Lydia took her place rather shyly, but when Eben had found her hand under the tablecloth and given it a welcoming squeeze, she felt more than half at home. Aunt Phebe passed coffee, and beamed, and forgot to serve herself in pressing food upon the others; but when the first pause came, she leaned back and smiled at her new niece. Lydia looked up. She met the smile and liked it. Aunt Phebe seemed a good deal more than a mother to the nice spinster daughter. She looked as if there were mother-stuff enough in her to pass around and nourish and bless the world. Aunt Phebe was speaking.
"Now," said she, "I didn't have more'n half a glimpse at you last night, Lyddy, such a surprise an' all, an' I had this mornin' to look for'ard to. An' now I'm goin' to take my time an' see for myself what kind of a wife Eben's be'n an' picked out."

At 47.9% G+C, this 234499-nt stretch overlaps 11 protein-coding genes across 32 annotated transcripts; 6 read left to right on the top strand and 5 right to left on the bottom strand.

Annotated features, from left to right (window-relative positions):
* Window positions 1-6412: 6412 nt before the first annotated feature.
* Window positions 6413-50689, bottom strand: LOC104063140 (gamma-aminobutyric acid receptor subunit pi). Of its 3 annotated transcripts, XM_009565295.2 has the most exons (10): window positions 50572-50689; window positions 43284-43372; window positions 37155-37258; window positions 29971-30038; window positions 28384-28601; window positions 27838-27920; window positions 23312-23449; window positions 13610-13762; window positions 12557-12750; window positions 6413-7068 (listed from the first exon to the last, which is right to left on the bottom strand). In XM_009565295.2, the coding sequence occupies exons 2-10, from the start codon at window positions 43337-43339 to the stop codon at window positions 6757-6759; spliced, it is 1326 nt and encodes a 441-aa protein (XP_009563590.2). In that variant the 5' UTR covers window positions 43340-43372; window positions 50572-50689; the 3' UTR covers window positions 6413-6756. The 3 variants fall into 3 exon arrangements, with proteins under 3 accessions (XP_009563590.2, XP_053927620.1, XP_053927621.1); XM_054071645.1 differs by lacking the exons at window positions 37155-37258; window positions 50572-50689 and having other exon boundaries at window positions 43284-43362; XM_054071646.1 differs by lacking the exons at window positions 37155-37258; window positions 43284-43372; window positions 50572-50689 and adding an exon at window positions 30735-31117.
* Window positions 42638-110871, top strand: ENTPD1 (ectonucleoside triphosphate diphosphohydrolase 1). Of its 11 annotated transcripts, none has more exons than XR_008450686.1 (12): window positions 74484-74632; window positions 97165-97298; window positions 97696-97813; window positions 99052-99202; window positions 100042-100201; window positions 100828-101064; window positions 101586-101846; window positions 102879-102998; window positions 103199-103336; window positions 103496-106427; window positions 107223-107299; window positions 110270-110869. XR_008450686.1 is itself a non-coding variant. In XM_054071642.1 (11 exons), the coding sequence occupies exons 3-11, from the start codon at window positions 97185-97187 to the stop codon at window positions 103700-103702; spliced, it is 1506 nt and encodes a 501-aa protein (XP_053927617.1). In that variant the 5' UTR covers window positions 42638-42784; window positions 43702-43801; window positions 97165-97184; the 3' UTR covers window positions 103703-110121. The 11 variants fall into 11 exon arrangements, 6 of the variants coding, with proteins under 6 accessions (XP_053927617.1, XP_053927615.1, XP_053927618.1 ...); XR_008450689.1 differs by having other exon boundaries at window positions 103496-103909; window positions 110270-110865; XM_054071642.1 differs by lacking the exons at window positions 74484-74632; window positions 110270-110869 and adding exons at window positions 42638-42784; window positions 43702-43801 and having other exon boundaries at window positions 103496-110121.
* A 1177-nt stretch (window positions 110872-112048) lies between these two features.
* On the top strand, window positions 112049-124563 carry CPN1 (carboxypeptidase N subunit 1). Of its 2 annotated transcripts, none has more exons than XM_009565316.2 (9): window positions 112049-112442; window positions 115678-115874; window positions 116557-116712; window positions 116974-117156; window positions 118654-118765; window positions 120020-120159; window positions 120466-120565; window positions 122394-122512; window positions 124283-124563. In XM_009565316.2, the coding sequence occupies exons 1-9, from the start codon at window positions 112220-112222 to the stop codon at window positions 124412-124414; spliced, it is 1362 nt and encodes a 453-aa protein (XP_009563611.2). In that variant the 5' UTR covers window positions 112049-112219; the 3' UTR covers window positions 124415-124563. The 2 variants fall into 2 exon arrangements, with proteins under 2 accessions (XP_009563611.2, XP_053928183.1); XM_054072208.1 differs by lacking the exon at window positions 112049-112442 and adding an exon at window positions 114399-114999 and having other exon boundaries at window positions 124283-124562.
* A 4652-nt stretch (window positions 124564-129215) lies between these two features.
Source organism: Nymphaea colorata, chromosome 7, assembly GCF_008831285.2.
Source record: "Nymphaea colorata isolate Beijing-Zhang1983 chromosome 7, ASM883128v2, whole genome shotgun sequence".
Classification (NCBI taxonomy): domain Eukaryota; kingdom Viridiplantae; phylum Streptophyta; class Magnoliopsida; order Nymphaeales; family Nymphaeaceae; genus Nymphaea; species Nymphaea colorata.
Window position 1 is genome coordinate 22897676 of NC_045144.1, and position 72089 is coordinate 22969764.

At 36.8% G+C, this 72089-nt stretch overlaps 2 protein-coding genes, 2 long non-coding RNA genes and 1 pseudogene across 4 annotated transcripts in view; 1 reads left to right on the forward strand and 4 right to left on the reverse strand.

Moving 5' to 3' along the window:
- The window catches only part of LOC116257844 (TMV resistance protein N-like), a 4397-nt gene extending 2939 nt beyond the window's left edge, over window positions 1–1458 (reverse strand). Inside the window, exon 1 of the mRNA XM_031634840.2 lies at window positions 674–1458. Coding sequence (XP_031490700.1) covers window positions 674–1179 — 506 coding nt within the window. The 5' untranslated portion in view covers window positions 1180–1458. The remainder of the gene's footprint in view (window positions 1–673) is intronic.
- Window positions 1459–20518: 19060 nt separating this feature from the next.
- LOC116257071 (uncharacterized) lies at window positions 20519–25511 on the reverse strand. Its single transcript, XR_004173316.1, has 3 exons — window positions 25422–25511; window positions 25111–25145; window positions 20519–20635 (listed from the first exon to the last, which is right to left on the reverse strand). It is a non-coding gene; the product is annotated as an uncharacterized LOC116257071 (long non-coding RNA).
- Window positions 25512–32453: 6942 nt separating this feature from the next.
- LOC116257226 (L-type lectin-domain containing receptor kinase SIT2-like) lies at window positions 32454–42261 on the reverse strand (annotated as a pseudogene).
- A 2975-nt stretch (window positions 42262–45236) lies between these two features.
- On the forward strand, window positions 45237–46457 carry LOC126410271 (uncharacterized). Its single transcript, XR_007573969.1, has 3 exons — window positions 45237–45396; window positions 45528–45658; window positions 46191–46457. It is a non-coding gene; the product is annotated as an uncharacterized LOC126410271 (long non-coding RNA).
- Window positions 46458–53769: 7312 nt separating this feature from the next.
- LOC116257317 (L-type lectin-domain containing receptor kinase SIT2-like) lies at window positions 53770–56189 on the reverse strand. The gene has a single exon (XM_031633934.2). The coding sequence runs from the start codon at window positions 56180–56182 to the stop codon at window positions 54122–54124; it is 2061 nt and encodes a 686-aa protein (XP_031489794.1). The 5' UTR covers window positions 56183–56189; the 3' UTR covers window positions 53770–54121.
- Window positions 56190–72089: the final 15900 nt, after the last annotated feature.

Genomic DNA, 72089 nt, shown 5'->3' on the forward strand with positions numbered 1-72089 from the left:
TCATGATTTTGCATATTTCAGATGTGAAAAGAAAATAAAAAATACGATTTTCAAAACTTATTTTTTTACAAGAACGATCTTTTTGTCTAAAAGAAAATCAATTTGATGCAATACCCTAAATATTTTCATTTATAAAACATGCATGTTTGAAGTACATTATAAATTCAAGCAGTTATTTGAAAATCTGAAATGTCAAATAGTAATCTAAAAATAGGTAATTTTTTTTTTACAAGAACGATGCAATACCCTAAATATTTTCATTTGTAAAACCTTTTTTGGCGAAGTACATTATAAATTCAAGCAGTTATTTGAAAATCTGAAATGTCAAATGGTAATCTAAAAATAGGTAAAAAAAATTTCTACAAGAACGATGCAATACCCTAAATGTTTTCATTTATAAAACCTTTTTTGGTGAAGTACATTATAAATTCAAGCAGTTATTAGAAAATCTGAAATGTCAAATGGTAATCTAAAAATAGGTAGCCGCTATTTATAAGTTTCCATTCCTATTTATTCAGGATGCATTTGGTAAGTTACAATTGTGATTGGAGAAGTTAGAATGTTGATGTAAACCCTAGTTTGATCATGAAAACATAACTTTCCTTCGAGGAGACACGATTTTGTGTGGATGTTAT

She was laughing richly all through the words, and Lydia, though she was blushing, liked the sound of it. She felt quite equal to the scrutiny. She knew the days of driving had given her a color, and she was not unconscious of her new blue waist. Then, too, Eben's hand was again on hers under the friendly cloth. Aunt Phebe looked, took off her glasses, pretended to wipe them, and looked again.
"Well, Eben," said she judicially, "I'll say this for ye, you've done well."
"Pretty good-lookin' old lady, I think myself," said Eben, with a proud carelessness. "Course she's nothin' to what my first wife was at her age; but then, nobody'd expect that kind o' luck twice. Aunt Phebe, here's my cup. You make it jest like the first, or you'll hear from me."
Lydia drooped over her plate. If Eben had sought her hand then, she would have snatched it away from him. All the delicate instincts within her felt suddenly outraged. At last she acknowledged to herself, in a flash, how coarse-minded he must be to mingle the present with his sacred past. But she started and involuntarily looked up. The spinster cousin was giggling like a girl.